Brian Gibson Brian Gibson
Applications Engineer

Autonomous Features and Advancements in Laser Cutting

August 30, 2022

1. Can you discuss some of the advancements in autonomous features developed for laser-beam cutting?

Recent enhancements to laser cutting machines include auto-focusing cutting heads that feature automatic nozzle changing and centering, and video monitoring—using a camera mounted inside the enclosure—not only during cutting but also after cutting. The camera projects an image of the remnant onto the table, allowing the operator to nest individual parts, as needed, directly onto the remnant. This can prove useful, say, if press brake operators turn one or more cut blanks into scrap and the laser operator needs to cut a few extra parts.

High-end laser cutting machines also can be outfitted with optics and cameras to inspect nozzle condition, and to check the condition of the lens and protective window.  And, metal formers can equip the machines with crash-recovery and avoidance mechanisms, along with sensors for cut and pierce monitoring.

2. What benefits do these features offer?

Running LBC machines with these features allows metal formers to no longer require an operator to perform simple maintenance tasks such as focusing or nozzle centering.  Issues with part tip-up also are automatically addressed using crash-recovery technology that allows the user, in the event of a crash, to program the machine to either reinitiate cutting from the point of the crash; move to the next part feature; or to just skip that part in the nest altogether and cut the next part.  This proves particularly useful in shops where an operator tends multiple machines or performs additional tasks away from the machine and may not immediately notice a crash and shutdown.

3. Where can these features benefit the end user? 

The benefits of these advancements are simple: They keep the machines running optimally without the need for operator intervention and enable the machine to continue cutting even if a problem arises, even when running lights out and unattended.

With automated nozzle inspection, for example, prior to starting the cutting sequence the machine moves the nozzle to a visual inspection station to check if the hole is round and look for any scuffs, scratches or gouges. If it sees any out-of-tolerance flaws it will change the nozzle out.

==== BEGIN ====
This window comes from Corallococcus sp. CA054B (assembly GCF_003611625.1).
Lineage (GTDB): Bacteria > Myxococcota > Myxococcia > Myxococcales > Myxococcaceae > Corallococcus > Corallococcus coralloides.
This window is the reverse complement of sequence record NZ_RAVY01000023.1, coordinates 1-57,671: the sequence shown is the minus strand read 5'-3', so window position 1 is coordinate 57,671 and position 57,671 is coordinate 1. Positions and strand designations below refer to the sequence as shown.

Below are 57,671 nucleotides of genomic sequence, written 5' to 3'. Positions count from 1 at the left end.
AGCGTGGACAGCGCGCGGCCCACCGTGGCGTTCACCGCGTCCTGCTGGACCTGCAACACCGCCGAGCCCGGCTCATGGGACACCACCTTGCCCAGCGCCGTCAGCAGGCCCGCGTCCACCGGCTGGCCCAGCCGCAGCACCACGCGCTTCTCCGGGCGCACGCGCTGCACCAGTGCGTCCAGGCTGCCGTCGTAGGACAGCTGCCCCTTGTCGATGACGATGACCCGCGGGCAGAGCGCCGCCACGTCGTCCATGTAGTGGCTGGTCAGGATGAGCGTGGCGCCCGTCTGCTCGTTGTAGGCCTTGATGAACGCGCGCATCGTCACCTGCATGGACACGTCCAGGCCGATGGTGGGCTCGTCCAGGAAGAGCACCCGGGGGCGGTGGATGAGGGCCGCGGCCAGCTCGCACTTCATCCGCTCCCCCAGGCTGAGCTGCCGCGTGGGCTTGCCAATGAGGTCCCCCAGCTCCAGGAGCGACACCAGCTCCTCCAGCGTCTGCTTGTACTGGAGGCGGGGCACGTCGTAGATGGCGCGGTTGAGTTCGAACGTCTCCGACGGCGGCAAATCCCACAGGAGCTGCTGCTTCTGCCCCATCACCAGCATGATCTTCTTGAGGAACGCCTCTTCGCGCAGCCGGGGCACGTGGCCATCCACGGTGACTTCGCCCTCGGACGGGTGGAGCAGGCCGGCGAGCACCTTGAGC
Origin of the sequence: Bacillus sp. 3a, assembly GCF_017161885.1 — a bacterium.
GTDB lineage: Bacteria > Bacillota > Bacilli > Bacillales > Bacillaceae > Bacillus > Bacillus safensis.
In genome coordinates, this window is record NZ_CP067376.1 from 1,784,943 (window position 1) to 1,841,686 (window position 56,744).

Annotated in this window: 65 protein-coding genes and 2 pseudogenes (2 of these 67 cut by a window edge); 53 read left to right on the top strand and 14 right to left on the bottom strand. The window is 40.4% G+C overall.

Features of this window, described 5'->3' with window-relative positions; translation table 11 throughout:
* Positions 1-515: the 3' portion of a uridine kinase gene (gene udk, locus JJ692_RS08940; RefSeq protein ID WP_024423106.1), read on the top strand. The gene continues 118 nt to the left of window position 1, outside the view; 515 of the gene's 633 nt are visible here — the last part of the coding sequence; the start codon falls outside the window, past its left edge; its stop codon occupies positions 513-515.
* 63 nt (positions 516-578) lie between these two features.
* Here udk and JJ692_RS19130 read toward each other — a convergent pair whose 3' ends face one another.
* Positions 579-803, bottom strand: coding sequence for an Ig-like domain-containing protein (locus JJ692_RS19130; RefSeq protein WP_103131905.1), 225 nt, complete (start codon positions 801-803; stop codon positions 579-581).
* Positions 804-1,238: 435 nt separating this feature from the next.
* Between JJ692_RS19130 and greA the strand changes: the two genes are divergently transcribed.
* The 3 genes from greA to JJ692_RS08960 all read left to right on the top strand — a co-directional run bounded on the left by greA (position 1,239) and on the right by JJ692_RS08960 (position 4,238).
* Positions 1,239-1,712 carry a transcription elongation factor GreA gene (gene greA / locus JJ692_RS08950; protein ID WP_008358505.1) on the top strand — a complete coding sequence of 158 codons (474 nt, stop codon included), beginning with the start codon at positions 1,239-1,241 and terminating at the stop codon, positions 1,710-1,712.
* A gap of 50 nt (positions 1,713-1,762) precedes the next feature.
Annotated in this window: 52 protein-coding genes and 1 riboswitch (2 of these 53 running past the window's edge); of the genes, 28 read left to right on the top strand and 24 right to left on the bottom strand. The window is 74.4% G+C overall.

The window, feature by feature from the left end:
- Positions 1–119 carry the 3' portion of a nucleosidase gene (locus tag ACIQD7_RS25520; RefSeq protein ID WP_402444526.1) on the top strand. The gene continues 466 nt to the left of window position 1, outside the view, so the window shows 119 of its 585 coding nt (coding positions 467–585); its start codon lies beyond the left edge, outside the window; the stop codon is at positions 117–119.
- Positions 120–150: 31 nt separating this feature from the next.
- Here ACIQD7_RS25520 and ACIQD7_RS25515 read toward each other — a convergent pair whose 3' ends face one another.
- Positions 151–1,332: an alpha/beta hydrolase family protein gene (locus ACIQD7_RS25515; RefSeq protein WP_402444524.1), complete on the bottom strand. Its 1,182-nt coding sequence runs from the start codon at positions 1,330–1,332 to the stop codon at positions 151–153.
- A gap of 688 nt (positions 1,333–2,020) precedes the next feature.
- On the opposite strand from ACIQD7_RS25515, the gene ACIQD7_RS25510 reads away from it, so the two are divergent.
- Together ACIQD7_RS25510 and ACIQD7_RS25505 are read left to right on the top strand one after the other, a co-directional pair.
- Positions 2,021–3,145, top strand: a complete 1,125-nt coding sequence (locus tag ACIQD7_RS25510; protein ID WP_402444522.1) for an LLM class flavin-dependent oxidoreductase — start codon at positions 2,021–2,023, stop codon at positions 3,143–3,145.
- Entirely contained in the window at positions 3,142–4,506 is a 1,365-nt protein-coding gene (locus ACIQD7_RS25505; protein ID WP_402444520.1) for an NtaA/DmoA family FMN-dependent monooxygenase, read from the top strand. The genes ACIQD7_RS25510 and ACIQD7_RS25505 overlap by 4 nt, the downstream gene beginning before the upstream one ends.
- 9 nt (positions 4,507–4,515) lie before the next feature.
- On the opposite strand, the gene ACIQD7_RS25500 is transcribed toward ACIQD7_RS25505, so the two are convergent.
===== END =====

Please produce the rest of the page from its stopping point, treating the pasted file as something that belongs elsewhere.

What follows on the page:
We have machines with as many as 16 nozzle stations, so I tell the operators, if you’re using one particular nozzle, put two or three of them in the changer to ensure that the machine will start cutting even if a nozzle fails inspection.

Then, once the machine has a nozzle, it performs its automatic centering operation. What would normally require perhaps 15 to 20 min. of operator intervention now can occur automatically, avoiding unnecessary downtime.

4. Can these advancements make my company more productive?

When you can run your machine unattended, then the possibility of becoming more productive and profitable certainly is possible.  Limiting downtime is paramount, and these systems do a great job of increasing green-light on time. 

5. Describe new advancements in laser automation.

Laser-automation technology has advanced into the world of part picking and sorting, using robots or overhead gantry-style setups. These systems can remove parts efficiently and safely from the skeleton and sort them onto various pallets and bins without operator intervention, and allow shops to set up part kits and improve the efficiency of downstream manufacturing processes.

Industry-Related Terms: LASER, Point, Run, Scrap
View Glossary of Metalforming Terms


See also: Amada North America, Inc

Technologies: Cutting


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